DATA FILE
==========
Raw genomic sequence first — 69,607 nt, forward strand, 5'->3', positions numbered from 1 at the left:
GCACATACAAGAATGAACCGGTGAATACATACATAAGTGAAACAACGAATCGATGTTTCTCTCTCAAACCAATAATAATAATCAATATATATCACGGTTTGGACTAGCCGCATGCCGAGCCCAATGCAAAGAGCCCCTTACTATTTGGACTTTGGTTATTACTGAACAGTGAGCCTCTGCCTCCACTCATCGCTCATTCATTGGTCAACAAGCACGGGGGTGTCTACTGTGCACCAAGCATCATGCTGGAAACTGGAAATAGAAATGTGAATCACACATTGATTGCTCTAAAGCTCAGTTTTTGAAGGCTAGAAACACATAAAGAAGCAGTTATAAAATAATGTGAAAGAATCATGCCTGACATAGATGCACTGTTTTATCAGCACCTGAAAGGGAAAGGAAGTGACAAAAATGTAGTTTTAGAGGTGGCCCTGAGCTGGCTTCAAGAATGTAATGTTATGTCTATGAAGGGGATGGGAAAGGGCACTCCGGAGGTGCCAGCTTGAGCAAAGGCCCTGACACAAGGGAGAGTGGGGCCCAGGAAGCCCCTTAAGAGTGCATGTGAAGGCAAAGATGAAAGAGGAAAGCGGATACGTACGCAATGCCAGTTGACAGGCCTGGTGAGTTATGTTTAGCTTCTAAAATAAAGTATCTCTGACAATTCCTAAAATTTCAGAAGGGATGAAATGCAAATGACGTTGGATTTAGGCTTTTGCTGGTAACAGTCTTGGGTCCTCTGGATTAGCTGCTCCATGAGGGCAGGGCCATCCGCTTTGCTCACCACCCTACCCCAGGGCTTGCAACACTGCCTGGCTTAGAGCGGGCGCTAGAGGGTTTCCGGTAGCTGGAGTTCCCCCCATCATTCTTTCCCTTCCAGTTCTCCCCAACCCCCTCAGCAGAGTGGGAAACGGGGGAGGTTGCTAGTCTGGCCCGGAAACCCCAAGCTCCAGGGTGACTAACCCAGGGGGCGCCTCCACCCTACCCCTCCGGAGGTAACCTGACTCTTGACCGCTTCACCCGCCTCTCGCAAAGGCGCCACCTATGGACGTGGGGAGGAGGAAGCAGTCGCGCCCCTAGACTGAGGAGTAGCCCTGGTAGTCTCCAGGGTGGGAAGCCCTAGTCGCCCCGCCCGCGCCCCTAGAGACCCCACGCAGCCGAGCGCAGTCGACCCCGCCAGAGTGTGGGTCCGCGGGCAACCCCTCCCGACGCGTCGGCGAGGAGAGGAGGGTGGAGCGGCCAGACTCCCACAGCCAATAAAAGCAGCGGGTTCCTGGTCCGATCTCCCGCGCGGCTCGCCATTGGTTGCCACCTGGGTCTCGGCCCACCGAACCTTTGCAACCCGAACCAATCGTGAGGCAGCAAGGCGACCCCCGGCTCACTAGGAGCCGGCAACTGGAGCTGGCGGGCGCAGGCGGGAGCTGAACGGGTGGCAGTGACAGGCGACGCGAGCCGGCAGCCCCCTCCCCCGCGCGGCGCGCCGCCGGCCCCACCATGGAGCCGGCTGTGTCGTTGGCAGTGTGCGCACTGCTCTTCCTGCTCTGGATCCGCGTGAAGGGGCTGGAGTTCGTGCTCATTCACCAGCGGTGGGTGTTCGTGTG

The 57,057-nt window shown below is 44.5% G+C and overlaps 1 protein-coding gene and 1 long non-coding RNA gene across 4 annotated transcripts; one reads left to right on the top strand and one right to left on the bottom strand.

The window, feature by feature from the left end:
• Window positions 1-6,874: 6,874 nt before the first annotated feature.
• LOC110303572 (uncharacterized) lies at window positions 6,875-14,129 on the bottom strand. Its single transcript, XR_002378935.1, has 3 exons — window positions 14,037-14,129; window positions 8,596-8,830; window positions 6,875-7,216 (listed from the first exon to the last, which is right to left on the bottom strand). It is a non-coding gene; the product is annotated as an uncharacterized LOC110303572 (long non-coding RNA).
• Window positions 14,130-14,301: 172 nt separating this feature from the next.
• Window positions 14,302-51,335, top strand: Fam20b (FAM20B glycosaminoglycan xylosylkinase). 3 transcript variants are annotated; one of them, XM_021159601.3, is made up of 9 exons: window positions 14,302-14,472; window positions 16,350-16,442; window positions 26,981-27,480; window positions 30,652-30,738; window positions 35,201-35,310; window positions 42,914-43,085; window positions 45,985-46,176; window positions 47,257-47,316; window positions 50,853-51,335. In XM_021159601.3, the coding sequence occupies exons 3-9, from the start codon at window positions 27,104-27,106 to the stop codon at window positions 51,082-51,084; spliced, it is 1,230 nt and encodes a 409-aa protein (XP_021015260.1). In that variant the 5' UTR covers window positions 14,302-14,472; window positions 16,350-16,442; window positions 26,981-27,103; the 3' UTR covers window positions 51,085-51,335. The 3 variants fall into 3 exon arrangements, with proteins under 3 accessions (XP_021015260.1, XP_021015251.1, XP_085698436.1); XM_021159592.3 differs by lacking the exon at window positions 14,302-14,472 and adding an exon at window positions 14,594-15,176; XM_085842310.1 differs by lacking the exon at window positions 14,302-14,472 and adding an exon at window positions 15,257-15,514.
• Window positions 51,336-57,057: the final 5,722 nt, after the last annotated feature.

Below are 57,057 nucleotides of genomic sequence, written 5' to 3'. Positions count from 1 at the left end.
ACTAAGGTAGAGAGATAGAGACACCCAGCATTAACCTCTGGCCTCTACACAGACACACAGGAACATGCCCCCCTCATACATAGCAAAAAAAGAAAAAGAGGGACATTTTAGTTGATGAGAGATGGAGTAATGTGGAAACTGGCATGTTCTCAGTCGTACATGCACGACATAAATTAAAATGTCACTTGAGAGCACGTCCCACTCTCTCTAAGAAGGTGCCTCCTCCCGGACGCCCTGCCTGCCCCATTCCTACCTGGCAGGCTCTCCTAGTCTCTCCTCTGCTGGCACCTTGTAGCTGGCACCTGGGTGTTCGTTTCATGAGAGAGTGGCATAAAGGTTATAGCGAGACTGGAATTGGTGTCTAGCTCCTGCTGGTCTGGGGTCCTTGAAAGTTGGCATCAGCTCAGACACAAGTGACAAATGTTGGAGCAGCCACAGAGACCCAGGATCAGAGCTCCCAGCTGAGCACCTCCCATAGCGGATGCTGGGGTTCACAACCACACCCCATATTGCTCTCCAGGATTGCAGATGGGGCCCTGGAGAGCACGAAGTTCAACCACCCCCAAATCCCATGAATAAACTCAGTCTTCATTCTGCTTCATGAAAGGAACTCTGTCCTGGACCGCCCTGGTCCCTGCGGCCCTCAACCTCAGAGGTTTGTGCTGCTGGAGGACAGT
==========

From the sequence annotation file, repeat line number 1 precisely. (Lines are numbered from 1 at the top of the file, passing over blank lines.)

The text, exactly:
Raw genomic sequence first — 69,607 nt, forward strand, 5'->3', positions numbered from 1 at the left: